Montreal

The Japanese beetle, an invasive species, has made its way to Quebec City

Originally from Japan and first introduced to the United States in 1910, the beetle has been journeying north ever since.

First introduced to the United States in 1910, the beetle has been journeying north ever since

The Japanese beetle doesn’t discriminate when it comes to which plants it attacks - ornamental plants such as vines and rose bushes and crops are all fair game. (Eugénie Émond/Radio-Canada)

Yet another insect is now chewing its way through gardens and flower beds in Quebec City.

The Japanese beetle, an invasive species which has been present in Montreal for about 15 years, has migrated to the province's capital.

Originally from Japan and first introduced to the United States in 1910, the beetle has been heading north ever since.

"Once it arrives in a new territory, it implants itself pretty easily," said Jacques Brodeur, a biologist and professor at l'Université de Montréal.

Brodeur explained the bugs don't discriminate when it comes to which plants they attack — from ornamental plants such as vines and rose bushes, to certain crops such as apples and berries. They target about 300 different kinds of plants and trees.

And they are pests at multiple stages of life. As larvae, they are buried underground and eat plant roots. Adult beetles eat the plants' leaves.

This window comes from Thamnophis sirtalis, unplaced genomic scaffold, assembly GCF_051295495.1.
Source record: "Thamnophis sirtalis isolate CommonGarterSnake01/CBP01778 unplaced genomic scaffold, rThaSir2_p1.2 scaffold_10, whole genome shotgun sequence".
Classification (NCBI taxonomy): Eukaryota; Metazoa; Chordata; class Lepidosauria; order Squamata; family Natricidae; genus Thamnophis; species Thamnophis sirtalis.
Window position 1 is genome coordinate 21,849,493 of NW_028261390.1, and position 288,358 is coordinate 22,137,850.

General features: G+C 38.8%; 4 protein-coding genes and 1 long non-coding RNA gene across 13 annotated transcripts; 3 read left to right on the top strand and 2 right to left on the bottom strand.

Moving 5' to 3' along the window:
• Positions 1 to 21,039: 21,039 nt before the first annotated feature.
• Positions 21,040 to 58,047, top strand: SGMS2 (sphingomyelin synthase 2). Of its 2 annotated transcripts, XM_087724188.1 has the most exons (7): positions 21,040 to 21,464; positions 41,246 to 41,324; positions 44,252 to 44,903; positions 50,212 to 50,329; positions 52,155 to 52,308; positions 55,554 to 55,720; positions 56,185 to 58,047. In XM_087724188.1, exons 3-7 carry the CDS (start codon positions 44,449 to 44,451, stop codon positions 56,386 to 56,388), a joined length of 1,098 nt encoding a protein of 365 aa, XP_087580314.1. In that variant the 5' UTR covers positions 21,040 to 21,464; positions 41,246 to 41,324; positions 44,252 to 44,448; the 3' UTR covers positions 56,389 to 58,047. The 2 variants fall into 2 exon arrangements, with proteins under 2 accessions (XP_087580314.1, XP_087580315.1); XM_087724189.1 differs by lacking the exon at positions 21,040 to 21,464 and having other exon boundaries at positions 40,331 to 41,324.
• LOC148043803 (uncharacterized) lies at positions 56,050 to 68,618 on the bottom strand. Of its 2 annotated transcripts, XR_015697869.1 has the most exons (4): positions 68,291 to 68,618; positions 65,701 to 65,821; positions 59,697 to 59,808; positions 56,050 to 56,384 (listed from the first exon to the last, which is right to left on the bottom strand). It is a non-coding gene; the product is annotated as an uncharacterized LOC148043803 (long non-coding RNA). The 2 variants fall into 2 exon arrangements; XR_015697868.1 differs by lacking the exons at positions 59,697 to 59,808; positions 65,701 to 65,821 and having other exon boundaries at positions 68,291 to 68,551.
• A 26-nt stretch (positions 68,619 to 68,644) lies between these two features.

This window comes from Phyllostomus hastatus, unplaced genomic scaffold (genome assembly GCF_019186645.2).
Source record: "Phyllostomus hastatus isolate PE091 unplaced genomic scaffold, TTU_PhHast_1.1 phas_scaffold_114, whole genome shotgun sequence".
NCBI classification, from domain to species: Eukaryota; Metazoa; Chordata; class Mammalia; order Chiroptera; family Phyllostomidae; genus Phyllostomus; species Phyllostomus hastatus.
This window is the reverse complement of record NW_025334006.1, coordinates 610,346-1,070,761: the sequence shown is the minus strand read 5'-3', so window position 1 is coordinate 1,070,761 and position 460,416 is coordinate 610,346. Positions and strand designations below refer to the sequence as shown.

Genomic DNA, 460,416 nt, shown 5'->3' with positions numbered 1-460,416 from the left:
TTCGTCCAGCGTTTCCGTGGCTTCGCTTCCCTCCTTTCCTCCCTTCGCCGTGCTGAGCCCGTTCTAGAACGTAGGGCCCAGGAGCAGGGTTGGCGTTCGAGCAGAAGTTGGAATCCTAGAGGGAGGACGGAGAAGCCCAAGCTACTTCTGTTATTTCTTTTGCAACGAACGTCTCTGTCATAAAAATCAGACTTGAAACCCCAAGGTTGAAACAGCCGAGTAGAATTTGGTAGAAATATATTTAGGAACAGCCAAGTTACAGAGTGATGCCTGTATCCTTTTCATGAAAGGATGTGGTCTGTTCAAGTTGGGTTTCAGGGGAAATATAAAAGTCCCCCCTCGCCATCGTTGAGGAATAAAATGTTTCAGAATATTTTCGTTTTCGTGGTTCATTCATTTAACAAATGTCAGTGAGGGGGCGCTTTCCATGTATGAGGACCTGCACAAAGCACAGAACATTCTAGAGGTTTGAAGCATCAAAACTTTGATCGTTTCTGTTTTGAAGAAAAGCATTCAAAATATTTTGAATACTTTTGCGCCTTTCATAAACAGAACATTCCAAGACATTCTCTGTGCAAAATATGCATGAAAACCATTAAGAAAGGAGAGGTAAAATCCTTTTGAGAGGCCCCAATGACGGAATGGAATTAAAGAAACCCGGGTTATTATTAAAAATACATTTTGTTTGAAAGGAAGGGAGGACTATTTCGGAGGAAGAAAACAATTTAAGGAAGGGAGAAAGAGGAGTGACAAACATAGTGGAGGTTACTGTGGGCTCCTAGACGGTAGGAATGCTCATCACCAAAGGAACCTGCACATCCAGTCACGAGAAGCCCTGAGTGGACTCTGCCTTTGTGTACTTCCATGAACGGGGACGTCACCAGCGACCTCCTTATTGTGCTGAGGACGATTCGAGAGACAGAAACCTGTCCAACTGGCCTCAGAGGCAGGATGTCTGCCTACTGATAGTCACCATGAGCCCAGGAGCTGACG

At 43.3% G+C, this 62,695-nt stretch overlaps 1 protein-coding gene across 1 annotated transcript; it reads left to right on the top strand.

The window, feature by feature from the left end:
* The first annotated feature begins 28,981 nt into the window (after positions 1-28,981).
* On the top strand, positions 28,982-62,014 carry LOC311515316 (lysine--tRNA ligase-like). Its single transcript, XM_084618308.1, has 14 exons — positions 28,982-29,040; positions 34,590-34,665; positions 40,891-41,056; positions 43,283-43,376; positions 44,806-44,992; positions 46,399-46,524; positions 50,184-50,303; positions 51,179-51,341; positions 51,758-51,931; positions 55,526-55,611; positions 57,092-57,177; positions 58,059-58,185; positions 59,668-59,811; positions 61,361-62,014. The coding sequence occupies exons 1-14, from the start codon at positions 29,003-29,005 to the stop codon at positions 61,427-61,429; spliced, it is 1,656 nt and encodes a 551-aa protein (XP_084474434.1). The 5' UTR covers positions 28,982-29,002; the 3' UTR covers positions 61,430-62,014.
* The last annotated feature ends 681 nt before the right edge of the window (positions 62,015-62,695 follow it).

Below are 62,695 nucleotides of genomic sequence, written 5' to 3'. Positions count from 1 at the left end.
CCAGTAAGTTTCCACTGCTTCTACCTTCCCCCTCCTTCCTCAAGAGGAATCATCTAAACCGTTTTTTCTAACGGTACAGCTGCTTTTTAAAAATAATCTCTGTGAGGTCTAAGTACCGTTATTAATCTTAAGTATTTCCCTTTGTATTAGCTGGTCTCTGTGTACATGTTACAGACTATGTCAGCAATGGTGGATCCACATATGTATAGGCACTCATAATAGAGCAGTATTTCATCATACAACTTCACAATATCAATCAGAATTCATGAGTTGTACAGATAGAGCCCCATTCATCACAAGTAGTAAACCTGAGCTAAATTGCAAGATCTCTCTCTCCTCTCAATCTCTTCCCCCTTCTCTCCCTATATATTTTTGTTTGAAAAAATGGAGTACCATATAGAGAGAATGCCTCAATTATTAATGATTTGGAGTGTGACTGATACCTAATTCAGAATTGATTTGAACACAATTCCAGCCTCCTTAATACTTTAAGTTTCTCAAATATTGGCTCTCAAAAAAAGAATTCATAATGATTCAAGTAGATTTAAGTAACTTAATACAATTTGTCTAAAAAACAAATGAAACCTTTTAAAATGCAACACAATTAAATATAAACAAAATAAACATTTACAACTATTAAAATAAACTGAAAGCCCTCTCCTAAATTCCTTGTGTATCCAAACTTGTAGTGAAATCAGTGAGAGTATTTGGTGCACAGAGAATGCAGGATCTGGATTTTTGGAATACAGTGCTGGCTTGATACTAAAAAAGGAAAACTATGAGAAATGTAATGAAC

Leaves after Japanese beetles are done with them. (Olivier Lalande/Radio-Canada)
Brodeur said that there isn't much that can be done about the beetles besides using synthetic pesticides to keep them away.

But there is a natural solution that may help control them — another bug, more specifically, a species of parasitic fly.

Back in the early 1900s when the beetle first appeared in the U.S., researchers went to Japan to study its natural predators.

They returned with the parasitic fly, which lays its eggs on the beetles. Once the eggs hatch, the flies eat the beetles from the inside.

The flies have been around in Montreal for the last two years, Brodeur said, but he warned they aren't going to magically solve the problems caused by the beetles.

"It exerts a certain level of control, but it won't be [the flies] that will completely eradicate the Japanese beetle," he said.

with files from Radio-Canada's Eugénie Émond

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